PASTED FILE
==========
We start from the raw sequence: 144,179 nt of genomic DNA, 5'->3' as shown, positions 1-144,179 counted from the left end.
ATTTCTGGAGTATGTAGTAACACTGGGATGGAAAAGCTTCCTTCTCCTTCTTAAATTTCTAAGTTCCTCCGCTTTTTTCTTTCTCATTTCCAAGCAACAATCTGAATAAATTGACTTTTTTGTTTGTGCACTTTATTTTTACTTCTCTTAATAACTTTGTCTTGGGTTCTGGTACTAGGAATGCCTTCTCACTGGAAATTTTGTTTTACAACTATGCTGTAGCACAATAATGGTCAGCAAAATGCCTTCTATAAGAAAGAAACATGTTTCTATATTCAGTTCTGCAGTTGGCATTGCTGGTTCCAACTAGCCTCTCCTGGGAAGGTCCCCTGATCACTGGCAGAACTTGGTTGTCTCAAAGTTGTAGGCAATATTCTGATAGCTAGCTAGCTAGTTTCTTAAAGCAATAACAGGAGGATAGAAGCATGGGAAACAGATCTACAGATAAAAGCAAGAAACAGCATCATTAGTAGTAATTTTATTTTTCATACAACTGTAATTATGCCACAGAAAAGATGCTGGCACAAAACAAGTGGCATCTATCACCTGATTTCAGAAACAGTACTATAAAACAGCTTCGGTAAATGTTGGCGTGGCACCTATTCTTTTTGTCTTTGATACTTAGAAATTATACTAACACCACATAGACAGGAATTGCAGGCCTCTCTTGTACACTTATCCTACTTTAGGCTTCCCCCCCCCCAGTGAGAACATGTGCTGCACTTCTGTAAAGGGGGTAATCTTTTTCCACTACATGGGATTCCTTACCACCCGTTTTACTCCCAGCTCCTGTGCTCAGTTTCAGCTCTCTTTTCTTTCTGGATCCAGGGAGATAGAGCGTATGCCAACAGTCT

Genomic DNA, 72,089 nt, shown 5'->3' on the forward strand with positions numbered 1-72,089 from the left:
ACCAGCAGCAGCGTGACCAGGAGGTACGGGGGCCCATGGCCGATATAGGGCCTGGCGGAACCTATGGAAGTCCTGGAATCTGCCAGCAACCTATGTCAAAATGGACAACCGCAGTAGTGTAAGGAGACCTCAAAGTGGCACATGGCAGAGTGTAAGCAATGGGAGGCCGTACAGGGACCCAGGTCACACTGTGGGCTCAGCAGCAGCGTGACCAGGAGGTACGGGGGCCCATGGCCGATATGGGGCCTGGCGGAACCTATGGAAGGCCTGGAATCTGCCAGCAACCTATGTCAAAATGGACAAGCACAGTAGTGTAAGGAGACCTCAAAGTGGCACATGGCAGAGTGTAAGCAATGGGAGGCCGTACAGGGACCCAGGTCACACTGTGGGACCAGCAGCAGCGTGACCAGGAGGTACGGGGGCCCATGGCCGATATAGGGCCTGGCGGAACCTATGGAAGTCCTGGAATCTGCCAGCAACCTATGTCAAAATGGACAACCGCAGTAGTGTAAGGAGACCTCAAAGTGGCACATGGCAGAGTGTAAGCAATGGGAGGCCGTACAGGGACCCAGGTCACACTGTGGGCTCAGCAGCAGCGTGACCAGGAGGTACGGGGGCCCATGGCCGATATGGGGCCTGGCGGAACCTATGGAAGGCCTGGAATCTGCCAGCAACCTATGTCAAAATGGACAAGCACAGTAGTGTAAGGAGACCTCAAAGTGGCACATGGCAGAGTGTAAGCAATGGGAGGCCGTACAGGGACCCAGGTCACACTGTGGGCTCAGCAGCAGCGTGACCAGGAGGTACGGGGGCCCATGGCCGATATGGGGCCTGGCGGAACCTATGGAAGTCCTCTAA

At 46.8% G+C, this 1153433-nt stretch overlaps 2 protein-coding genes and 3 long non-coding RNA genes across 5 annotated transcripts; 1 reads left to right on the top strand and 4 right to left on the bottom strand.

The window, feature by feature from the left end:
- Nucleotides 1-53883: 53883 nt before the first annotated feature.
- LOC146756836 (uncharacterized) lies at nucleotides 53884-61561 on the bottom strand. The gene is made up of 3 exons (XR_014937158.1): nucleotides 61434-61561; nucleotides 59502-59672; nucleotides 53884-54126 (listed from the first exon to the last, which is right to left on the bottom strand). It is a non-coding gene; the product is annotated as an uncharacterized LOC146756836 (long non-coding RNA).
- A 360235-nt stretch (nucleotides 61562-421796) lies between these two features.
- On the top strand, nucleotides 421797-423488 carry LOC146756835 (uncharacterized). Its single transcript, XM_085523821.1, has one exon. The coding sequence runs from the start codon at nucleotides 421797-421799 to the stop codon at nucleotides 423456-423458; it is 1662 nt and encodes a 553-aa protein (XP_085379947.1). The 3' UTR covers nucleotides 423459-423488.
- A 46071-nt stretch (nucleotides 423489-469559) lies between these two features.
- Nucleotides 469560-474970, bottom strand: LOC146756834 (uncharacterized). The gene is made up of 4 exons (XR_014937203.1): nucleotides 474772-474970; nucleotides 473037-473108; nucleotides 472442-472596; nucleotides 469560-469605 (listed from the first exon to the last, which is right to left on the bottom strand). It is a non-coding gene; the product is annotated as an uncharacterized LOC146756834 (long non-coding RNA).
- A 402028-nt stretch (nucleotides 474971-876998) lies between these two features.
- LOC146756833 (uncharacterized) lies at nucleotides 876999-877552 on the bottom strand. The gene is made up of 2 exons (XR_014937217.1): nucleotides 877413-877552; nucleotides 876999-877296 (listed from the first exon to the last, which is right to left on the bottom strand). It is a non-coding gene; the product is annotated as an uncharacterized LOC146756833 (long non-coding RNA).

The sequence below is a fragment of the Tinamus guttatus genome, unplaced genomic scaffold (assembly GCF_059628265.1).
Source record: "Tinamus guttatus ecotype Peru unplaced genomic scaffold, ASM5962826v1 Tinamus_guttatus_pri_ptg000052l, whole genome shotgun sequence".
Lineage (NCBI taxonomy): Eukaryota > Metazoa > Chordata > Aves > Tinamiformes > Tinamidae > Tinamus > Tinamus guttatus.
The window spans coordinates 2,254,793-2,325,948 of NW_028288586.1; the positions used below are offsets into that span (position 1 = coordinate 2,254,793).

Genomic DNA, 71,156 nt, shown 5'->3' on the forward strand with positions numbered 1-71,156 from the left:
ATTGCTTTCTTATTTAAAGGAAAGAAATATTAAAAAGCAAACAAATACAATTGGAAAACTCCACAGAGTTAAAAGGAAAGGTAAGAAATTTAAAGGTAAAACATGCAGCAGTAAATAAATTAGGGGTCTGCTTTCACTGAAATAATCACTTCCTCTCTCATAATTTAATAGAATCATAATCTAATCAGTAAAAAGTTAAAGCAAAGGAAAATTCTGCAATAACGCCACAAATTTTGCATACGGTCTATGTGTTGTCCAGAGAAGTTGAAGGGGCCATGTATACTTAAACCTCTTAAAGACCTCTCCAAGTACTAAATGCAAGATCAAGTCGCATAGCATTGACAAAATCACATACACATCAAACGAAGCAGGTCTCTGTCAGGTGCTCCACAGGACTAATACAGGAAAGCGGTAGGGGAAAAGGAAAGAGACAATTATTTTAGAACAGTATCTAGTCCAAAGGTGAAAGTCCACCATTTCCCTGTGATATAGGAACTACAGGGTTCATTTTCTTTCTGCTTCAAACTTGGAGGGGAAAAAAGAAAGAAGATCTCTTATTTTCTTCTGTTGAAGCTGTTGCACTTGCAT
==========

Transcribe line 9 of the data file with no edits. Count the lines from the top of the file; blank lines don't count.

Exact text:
- A 360235-nt stretch (nucleotides 61562-421796) lies between these two features.